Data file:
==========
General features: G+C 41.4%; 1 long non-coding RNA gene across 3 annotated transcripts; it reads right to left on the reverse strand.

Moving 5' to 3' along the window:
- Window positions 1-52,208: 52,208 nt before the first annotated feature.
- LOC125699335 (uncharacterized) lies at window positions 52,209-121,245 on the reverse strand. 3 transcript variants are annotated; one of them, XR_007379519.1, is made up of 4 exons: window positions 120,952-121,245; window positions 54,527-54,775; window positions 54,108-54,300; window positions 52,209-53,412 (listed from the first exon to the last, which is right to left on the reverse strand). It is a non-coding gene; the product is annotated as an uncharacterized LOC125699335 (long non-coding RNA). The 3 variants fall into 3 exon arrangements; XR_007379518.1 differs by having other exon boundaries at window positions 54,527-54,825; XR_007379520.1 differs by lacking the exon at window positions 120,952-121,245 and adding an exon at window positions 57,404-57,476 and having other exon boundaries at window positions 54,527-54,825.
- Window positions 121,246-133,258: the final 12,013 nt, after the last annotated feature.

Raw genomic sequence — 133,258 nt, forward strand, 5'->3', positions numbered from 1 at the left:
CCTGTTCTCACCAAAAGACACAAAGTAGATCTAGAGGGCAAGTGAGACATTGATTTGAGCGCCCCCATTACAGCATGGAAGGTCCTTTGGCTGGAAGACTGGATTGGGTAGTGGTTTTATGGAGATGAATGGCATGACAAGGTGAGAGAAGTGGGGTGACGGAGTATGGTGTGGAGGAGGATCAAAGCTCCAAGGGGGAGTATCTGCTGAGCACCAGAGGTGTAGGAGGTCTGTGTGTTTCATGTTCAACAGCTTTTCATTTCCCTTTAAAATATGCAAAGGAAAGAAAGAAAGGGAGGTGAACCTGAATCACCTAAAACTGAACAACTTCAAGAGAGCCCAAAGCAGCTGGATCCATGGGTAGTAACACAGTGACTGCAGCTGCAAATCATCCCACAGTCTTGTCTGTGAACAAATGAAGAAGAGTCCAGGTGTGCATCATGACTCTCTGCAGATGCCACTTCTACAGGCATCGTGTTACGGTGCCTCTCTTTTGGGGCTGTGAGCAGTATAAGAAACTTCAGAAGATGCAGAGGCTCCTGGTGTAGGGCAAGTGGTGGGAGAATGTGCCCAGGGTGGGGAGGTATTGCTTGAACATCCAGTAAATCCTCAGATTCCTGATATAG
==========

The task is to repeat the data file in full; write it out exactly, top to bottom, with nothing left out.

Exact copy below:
General features: G+C 41.4%; 1 long non-coding RNA gene across 3 annotated transcripts; it reads right to left on the reverse strand.

Moving 5' to 3' along the window:
- Window positions 1-52,208: 52,208 nt before the first annotated feature.
- LOC125699335 (uncharacterized) lies at window positions 52,209-121,245 on the reverse strand. 3 transcript variants are annotated; one of them, XR_007379519.1, is made up of 4 exons: window positions 120,952-121,245; window positions 54,527-54,775; window positions 54,108-54,300; window positions 52,209-53,412 (listed from the first exon to the last, which is right to left on the reverse strand). It is a non-coding gene; the product is annotated as an uncharacterized LOC125699335 (long non-coding RNA). The 3 variants fall into 3 exon arrangements; XR_007379518.1 differs by having other exon boundaries at window positions 54,527-54,825; XR_007379520.1 differs by lacking the exon at window positions 120,952-121,245 and adding an exon at window positions 57,404-57,476 and having other exon boundaries at window positions 54,527-54,825.
- Window positions 121,246-133,258: the final 12,013 nt, after the last annotated feature.

Raw genomic sequence — 133,258 nt, forward strand, 5'->3', positions numbered from 1 at the left:
CCTGTTCTCACCAAAAGACACAAAGTAGATCTAGAGGGCAAGTGAGACATTGATTTGAGCGCCCCCATTACAGCATGGAAGGTCCTTTGGCTGGAAGACTGGATTGGGTAGTGGTTTTATGGAGATGAATGGCATGACAAGGTGAGAGAAGTGGGGTGACGGAGTATGGTGTGGAGGAGGATCAAAGCTCCAAGGGGGAGTATCTGCTGAGCACCAGAGGTGTAGGAGGTCTGTGTGTTTCATGTTCAACAGCTTTTCATTTCCCTTTAAAATATGCAAAGGAAAGAAAGAAAGGGAGGTGAACCTGAATCACCTAAAACTGAACAACTTCAAGAGAGCCCAAAGCAGCTGGATCCATGGGTAGTAACACAGTGACTGCAGCTGCAAATCATCCCACAGTCTTGTCTGTGAACAAATGAAGAAGAGTCCAGGTGTGCATCATGACTCTCTGCAGATGCCACTTCTACAGGCATCGTGTTACGGTGCCTCTCTTTTGGGGCTGTGAGCAGTATAAGAAACTTCAGAAGATGCAGAGGCTCCTGGTGTAGGGCAAGTGGTGGGAGAATGTGCCCAGGGTGGGGAGGTATTGCTTGAACATCCAGTAAATCCTCAGATTCCTGATATAG